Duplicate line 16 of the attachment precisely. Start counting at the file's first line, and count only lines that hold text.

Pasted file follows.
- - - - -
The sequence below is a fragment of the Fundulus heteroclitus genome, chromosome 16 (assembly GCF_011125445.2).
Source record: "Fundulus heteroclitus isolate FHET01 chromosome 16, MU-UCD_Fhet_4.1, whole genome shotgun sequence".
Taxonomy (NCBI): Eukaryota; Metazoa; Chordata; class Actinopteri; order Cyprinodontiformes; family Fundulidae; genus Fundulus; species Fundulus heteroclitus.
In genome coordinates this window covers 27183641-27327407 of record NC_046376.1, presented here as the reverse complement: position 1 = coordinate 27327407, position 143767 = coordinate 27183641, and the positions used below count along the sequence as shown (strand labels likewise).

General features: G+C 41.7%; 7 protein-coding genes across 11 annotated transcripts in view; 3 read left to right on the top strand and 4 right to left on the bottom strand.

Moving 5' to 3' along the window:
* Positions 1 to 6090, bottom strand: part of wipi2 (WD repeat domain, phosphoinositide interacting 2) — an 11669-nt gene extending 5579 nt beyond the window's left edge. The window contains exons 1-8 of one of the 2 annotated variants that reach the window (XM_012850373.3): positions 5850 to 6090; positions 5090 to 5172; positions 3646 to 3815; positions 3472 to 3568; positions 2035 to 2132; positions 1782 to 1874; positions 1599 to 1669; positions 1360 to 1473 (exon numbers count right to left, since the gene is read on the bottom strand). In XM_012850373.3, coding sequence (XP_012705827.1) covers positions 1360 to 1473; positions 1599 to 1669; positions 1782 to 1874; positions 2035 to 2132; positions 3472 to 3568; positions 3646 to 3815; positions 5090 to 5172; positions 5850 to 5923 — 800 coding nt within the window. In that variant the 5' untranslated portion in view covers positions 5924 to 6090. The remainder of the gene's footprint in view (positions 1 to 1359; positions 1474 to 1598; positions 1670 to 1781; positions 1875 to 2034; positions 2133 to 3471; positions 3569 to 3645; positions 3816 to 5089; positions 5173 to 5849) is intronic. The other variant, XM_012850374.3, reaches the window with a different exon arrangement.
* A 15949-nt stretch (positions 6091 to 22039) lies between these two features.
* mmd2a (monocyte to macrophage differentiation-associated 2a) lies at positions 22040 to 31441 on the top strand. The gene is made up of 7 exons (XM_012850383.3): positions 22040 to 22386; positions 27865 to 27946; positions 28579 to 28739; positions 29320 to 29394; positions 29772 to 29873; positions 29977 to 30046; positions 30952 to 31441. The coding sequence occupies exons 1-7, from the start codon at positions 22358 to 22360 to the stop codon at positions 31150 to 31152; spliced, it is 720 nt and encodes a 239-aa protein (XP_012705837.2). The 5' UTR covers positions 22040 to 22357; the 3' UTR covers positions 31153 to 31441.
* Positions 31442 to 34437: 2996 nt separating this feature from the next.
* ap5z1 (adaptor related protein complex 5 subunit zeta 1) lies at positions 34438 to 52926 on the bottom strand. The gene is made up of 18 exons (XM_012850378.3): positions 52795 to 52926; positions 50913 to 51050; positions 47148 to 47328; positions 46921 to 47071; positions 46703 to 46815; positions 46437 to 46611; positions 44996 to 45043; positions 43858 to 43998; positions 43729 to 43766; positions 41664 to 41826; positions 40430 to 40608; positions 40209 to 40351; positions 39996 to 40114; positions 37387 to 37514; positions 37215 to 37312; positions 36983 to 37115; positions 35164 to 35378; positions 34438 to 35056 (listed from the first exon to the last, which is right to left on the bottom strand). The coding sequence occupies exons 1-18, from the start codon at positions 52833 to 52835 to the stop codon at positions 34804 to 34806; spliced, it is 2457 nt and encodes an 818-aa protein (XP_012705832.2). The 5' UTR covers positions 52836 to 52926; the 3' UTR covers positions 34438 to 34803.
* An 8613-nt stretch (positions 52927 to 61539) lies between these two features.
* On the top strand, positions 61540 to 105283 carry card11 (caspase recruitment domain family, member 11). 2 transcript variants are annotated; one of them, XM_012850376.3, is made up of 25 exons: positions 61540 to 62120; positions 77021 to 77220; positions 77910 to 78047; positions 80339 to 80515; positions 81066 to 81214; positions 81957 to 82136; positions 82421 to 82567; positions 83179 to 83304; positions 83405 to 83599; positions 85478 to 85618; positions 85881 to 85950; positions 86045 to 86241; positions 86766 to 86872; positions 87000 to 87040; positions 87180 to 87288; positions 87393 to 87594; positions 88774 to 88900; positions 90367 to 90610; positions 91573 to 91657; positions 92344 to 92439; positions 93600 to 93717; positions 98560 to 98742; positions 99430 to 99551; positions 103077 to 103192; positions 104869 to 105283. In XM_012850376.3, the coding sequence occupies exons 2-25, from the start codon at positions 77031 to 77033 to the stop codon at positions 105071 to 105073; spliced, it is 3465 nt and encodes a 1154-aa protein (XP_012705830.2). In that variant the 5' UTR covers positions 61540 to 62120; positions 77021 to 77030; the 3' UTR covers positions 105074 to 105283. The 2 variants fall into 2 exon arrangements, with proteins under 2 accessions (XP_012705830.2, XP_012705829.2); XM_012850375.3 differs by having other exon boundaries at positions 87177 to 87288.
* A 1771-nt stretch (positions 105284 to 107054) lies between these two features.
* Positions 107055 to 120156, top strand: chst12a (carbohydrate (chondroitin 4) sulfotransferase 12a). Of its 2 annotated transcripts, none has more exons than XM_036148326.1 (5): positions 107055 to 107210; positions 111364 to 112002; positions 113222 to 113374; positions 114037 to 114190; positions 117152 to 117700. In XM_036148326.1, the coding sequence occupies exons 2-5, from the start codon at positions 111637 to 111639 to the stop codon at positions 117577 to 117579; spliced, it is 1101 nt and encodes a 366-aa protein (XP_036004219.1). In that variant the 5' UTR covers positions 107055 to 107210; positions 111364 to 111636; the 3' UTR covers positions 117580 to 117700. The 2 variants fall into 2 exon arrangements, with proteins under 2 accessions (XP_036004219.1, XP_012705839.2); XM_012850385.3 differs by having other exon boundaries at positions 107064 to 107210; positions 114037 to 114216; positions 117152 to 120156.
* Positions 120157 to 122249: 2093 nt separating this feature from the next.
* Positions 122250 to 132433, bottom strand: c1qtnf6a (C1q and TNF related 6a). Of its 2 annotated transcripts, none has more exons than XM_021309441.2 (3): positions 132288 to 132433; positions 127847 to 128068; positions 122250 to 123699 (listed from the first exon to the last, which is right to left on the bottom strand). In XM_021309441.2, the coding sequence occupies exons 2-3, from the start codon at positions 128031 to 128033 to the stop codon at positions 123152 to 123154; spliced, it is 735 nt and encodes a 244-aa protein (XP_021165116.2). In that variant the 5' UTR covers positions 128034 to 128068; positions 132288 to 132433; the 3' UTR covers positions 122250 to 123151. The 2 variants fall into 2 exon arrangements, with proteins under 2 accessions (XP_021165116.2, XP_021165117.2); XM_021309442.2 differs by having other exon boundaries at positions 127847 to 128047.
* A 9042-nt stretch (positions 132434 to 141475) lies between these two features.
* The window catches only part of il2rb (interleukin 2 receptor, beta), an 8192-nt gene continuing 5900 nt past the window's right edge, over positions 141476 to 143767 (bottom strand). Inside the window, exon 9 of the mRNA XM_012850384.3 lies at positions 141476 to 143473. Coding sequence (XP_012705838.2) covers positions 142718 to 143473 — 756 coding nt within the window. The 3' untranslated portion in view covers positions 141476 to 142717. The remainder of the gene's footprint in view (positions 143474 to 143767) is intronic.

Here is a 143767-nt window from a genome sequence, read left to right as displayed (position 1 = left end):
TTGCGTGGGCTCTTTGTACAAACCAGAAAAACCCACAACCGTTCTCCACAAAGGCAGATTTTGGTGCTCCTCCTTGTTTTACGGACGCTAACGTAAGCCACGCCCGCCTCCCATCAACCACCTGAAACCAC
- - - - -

* Positions 120157 to 122249: 2093 nt separating this feature from the next.